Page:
For whatever reason, I feel the most attractive when I’m not trying to be attractive. And I feel the most confident when my clothes don’t restrict me. When I can run and jump and walk without worrying about twisting my ankle or falling down a steep hill. I want my feet to be able to take me as far as I need to go without having to stop because they’re tired.
That, to me, is sexy. Having to say, “My feet hurt. Can we take a taxi?” Not hot.
I wasn’t always like this. In my mid-20s, I made it a point to show my cleavage at pretty much every opportunity. Push-up bras and plunging necklines were my thing. I didn’t even realize how much that look was a part of me until I was watching a Niners’ game with the guys one Sunday and one of them said, “Jesus. Are you going to take your sweater off already or what?”
And then everyone laughed. Except me. The sweater, for the record, stayed on.
Now that I’m in my 30s, I want to be sexy without trying too hard. I suspect that means that most of the time, I end up being anything but. Though it also doesn’t bother me as much.
I no longer want someone to notice me because of my boobs; I want him to notice me because I make him laugh. Or because I make him think. Or maybe because of how hard I’m smiling after an epic powder run. I want someone to think I’m sexy when I’m at my most comfortable. When I’m being myself. And that’s not when I’m dressed up in shoes that hurt, not smiling because I’m worried there might be lipstick on my teeth.
It’s not that I don’t like attention, mind you. I love attention. Like I’ve said before though, I’d just rather get it because I’m snowboarding on Easter dressed like a bunny or wearing a Captain America costume on the 4th of July. I like attention because I’m making people happy through my actions, not my appearance.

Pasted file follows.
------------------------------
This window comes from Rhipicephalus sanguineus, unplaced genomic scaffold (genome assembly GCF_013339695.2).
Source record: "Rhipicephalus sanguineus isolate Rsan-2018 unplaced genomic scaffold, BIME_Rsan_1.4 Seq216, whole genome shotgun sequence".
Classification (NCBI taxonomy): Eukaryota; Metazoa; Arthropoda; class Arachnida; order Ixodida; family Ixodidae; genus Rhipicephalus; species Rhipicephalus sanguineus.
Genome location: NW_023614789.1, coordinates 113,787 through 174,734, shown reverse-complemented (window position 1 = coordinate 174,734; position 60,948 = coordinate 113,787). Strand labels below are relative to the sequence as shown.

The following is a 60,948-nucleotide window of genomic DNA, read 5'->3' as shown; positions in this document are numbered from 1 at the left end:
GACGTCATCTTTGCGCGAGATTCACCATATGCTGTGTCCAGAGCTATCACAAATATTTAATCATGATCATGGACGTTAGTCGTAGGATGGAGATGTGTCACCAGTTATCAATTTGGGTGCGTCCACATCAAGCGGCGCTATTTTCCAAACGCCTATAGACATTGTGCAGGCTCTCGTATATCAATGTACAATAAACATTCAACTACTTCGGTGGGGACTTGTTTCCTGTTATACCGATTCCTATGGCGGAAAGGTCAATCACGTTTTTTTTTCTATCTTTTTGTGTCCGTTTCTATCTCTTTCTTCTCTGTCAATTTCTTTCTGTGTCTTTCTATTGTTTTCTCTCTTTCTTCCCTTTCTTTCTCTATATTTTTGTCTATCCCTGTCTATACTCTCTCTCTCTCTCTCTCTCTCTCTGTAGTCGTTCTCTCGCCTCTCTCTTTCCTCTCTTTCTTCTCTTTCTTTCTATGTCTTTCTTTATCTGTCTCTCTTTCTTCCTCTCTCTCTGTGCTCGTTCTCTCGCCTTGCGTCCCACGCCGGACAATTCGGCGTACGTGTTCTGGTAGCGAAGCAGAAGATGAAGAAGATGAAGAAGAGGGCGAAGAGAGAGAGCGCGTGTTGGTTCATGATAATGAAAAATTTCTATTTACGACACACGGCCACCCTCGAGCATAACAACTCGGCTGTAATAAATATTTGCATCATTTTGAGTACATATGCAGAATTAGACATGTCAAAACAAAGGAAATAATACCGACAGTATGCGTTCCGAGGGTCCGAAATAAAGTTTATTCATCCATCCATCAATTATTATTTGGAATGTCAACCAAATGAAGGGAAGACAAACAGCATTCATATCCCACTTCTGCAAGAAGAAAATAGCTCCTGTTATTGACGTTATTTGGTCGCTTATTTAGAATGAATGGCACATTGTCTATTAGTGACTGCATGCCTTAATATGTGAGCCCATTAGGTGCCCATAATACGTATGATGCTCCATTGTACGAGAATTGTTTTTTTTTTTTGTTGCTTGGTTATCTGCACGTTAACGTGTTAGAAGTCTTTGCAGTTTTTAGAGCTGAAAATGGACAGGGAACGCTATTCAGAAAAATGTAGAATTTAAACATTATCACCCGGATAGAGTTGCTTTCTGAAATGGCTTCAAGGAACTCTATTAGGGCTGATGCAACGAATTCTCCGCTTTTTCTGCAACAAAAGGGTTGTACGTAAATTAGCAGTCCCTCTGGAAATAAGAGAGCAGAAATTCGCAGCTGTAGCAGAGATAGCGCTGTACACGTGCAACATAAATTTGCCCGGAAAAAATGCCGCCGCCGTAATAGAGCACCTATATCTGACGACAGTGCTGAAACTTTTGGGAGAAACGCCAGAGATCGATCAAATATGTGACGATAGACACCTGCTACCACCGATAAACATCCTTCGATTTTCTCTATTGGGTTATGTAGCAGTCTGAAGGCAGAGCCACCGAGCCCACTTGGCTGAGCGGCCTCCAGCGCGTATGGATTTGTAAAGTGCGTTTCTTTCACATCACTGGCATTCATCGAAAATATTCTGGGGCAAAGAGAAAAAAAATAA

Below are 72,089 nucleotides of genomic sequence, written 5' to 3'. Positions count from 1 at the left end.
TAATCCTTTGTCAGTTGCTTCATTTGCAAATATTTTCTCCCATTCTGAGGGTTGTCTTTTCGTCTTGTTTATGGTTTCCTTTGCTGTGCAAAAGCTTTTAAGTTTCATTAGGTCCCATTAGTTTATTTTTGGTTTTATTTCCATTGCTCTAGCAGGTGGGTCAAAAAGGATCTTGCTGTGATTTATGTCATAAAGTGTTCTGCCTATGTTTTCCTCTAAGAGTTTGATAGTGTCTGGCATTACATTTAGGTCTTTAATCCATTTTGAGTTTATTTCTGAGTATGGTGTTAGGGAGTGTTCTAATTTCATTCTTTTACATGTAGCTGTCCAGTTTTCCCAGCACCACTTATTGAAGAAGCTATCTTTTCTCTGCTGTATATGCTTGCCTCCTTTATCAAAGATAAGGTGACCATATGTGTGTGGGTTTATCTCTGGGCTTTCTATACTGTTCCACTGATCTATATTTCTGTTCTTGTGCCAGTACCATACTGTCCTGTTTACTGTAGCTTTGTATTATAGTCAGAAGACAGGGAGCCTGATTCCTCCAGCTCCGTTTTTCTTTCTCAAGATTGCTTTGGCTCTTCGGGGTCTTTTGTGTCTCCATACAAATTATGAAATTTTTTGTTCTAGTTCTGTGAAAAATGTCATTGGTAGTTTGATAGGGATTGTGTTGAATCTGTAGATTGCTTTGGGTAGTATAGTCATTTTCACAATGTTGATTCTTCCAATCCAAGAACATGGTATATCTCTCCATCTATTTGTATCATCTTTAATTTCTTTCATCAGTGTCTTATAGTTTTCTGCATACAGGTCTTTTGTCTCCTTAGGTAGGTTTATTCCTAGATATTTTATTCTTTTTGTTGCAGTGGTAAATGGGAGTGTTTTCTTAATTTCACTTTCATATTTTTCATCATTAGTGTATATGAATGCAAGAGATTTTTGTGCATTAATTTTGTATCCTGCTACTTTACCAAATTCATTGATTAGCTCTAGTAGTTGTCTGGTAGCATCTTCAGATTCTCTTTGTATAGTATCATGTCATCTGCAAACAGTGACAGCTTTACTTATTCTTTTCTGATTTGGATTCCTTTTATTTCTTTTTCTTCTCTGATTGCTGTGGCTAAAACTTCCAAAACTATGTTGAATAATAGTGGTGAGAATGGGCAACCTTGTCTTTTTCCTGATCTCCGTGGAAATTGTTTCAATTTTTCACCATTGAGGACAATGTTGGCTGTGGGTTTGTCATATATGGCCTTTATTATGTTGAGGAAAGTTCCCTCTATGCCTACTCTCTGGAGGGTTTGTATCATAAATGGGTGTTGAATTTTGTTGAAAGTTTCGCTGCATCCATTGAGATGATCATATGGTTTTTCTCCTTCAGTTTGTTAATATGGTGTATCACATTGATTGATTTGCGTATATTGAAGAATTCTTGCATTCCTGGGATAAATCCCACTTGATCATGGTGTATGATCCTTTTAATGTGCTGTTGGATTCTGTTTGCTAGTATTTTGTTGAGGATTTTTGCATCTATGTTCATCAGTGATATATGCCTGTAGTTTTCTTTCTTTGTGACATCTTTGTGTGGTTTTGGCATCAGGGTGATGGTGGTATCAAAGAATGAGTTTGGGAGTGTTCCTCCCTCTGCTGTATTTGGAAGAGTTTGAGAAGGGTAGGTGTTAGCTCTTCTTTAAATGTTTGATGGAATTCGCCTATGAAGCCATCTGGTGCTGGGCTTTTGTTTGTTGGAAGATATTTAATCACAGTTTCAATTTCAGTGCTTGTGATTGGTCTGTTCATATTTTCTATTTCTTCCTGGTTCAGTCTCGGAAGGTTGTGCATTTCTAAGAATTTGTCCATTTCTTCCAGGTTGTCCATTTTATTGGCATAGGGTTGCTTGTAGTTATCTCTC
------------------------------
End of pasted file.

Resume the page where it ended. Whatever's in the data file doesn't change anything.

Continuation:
I think part of it is growing up “pretty” with an even prettier mother. My mom made it clear to me at a young age that her looks got her things. And they did. They got her trips to opera openings and foreign countries and places I’ve only dreamed of. They got her jewelry that’s fancier than anything I’ll ever own.
For fuck’s sake, they got her seats on the 50-yard-line of the Super Bowl in New Orleans. AND SHE DOESN’T EVEN LIKE FOOTBALL.
I’ll never forget when I was in my 20’s and she questioned the fact that no one gave me free things.
“Not even ice cream cones?” she asked as though she couldn’t believe I walked into stores and wasn’t showered with handouts.
“Not even ice cream cones,” I told her. “But that’s cool. I don’t mind paying for my own stuff. It’s why I work.”
And when I said that, I smiled. Because I remembered when I was a teenager and she explained to me that when she was my age she modeled for extra money.
“You,” she said, as she looked me up and down, “You could never be a model like I was. But,” her face perked up, “you could maybe be a hand model.”
And then I fell down a flight of stairs and ripped the knuckle completely off of my left index finger.
So, yeah. I guess that’s the “therapy” explanation of why I shy away from being overtly sexy. I guess the rest of it is that I believe I’m sexy without the hair and the makeup and the tight clothes. I believe that my intelligence and my wit and the fact that my favorite thing to do is make people laugh — I believe that is what makes me sexy.
And I believe that if someone is checking out my boobs instead of listening to me speak, there’s a good chance he’ll never realize that about me. Or at least it’ll take him a while longer to get there. And who has time for that?
Follow @daisy on Twitter for super unsexy pictures. Who can resist such a thing? Exacula.